Item 5.8(a) There was a second reading of a proposal for new local routines for determining in local routines. LOCAL_BLKCNT (returns the number of pieces of a given array that are allocated to the given processor), LOCAL_LINDEX (returns the low indexes associated with each block), LOCAL_UINDEX (returns the upper indexes associated with each block). Minor changes were identified to the handout prepared for the meeting. These are to be considered pure functions. The DIM argument will be optional, so that the routines return a vector-valued result describing all dimensions when DIM is not specified. The new local routines were approved by official vote: in favor - 22, against - 0, abstain - 3. Since these are associated with HPF_LOCAL, they will become part of the appendix for HPF 1+.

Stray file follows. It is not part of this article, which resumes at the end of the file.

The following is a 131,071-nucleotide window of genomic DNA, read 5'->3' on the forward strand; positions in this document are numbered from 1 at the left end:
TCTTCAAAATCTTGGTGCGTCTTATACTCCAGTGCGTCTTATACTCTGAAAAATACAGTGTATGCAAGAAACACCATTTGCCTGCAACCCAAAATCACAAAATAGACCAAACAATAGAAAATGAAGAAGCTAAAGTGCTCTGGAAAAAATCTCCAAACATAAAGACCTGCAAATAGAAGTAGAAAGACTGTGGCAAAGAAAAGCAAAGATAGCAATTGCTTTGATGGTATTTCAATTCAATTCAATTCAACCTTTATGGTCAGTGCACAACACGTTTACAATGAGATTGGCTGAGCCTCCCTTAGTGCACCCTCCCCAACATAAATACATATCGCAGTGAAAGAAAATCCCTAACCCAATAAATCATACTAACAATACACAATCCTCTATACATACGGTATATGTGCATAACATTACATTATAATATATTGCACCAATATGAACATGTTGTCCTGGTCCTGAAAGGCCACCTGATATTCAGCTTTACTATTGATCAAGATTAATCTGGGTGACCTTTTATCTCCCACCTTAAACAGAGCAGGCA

Item 5.8(b) There was a second reading of a proposal for local routines to obtain the processor identification. Based on directions from the first reading in June, two proposals were prepared:HPF_MY_PROCID (returning identification as a processor-id), HPF_MY_PROCESSOR (returning identification as an integer, range 1-n) Several amendments were made.
amendment: drop HPF_ - accepted by consensus.
amendment: MY_PROCESSOR should return integer in range 0...n-1 instead of 1...n. argument pro: that's how message-passing routines number processors argument con: this is FORTRAN, 1-based is (controllable) default, and one of the things this is used for is indexing arrays. This amendment was accepted by formal vote -14 yes, 5 no, 4 abstain.